At last Beauty hears Ginger approaching in the dogcart, and he neighs to let them know he's there. The men in the dogcart find Reuben Smith, still on the ground and unfortunately dead. They look at Beauty's injured knees and immediately understand that Beauty must have fallen.
When Robert, one of the men, tries to lead Beauty away, Beauty almost falls again, causing Robert to notice Beauty's injured foot. Robert shrewdly concludes that Smith had been drinking again, saying, "I'm afraid it has been the old thing over again" (26.7).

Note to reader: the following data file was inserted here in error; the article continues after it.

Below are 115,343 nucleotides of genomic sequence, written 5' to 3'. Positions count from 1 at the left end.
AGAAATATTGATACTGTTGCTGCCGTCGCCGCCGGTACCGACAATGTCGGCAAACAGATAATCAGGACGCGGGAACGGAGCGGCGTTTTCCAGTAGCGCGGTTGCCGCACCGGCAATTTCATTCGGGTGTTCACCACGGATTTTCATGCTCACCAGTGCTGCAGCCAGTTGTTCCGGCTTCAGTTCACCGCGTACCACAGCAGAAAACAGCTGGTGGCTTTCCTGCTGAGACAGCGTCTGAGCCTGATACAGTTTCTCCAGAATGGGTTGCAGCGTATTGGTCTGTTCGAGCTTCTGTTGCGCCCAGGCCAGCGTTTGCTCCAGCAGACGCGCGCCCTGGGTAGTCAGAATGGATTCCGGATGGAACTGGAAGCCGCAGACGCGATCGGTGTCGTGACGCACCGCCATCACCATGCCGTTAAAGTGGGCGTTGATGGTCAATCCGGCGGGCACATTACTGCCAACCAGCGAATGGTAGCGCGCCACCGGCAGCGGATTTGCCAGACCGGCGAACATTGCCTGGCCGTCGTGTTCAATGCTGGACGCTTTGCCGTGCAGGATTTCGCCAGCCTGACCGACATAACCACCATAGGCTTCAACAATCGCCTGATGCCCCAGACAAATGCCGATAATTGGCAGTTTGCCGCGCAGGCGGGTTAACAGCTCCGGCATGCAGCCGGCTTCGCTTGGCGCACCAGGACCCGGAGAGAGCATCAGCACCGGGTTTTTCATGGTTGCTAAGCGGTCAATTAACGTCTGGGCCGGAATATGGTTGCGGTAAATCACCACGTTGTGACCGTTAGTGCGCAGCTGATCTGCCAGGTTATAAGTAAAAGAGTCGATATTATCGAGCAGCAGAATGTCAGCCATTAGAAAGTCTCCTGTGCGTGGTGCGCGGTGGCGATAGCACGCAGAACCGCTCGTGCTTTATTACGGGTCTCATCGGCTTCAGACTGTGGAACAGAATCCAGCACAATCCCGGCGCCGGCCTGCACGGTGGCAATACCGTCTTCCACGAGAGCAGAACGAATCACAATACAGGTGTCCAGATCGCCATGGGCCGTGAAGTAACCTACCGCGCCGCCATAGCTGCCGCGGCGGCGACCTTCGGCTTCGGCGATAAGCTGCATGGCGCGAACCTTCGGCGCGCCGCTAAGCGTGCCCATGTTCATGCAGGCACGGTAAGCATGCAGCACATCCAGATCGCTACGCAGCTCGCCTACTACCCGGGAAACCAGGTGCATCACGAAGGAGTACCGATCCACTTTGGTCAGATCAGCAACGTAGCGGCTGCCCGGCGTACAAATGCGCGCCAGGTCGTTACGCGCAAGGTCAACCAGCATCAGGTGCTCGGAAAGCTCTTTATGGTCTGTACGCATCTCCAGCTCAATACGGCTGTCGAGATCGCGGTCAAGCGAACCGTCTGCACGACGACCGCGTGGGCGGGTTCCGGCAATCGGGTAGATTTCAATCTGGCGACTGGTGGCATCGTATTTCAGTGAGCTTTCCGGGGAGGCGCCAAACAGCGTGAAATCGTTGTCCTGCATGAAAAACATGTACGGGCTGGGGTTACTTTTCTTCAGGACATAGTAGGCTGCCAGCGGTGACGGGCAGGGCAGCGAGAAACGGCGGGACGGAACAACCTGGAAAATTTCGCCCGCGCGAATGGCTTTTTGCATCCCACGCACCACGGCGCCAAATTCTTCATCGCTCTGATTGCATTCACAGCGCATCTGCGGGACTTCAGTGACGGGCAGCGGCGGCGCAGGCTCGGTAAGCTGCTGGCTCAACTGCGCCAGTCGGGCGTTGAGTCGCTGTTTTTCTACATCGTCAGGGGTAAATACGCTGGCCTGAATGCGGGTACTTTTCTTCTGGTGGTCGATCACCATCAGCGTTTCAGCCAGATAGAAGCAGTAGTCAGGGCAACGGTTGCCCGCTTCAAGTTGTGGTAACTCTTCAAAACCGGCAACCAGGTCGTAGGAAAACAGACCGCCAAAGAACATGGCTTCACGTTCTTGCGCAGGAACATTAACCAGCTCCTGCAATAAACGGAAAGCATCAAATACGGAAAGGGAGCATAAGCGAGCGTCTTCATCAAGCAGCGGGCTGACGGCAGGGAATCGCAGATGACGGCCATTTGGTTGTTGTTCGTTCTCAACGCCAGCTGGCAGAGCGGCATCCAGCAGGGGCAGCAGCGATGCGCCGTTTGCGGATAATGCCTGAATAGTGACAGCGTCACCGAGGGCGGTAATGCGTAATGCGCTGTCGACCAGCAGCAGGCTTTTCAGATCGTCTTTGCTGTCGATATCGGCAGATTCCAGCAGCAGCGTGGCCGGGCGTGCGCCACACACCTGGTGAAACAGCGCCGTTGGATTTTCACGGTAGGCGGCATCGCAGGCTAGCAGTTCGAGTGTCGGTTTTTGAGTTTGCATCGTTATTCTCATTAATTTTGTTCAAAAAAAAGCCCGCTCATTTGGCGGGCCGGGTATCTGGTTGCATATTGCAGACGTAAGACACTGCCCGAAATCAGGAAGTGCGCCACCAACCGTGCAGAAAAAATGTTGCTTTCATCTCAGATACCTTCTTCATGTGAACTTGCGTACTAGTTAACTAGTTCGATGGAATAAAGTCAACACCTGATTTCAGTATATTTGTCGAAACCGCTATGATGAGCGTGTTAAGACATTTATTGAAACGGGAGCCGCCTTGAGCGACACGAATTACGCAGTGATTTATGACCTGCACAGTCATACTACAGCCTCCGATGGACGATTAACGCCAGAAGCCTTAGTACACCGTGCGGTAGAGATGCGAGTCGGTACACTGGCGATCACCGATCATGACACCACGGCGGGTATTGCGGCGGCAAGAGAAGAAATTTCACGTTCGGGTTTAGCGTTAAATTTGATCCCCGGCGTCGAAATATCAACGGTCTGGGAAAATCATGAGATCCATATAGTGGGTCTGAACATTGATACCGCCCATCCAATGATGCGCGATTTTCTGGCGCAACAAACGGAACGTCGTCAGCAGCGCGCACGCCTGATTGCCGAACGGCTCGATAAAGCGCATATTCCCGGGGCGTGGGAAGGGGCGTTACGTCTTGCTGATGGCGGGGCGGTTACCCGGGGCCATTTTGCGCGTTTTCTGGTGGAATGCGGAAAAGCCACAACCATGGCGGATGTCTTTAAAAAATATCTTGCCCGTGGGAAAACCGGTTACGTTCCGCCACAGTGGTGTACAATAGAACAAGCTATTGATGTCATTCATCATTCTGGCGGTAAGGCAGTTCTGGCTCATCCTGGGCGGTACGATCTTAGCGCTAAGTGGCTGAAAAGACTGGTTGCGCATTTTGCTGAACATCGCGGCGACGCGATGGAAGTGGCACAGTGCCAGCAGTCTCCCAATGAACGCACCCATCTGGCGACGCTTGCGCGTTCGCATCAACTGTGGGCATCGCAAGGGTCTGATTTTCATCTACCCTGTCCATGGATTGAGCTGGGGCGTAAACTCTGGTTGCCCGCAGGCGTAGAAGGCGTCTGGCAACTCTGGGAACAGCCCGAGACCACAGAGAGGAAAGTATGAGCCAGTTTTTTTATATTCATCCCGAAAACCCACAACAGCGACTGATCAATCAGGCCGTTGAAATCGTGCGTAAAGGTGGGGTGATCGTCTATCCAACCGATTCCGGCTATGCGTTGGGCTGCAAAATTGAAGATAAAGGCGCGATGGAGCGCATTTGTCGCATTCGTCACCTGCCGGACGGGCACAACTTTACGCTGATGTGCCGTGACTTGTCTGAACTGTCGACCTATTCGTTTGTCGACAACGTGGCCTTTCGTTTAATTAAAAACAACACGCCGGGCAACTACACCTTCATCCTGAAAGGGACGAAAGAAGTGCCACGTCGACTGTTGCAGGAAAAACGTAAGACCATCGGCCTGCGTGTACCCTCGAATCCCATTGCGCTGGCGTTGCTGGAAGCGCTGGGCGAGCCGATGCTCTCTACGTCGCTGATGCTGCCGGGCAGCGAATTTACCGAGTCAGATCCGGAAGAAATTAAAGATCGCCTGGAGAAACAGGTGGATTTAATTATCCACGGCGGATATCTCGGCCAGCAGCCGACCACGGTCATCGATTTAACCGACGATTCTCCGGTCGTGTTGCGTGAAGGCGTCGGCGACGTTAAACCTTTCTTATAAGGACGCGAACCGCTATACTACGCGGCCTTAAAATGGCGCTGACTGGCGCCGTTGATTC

They get the body into the dogcart with difficulty, but Beauty notices that Ginger understands what's happening, and stands still even with no one to hold her. Robert binds Beauty's foot with a cloth and walks him home, a horribly painful trek.
Once back at Earlshall, the farrier examines Beauty's injuries, saying that his knees will recover, but he'll always be badly scarred. Beauty describes the miserable treatments he endures for his knees, including "[…] a blistering fluid over the front of both knees to bring all the hair off" (26.11). We're cringing just thinking about it.
Smith's death is investigated, and people at the inn testify that Smith was drunk that night; when Beauty's shoe is found on the road nearby, the cause of the accident becomes very clear, and Beauty is cleared of blame.
Smith's wife Susan is inconsolable and has to leave their family home with their six children and move to a workhouse.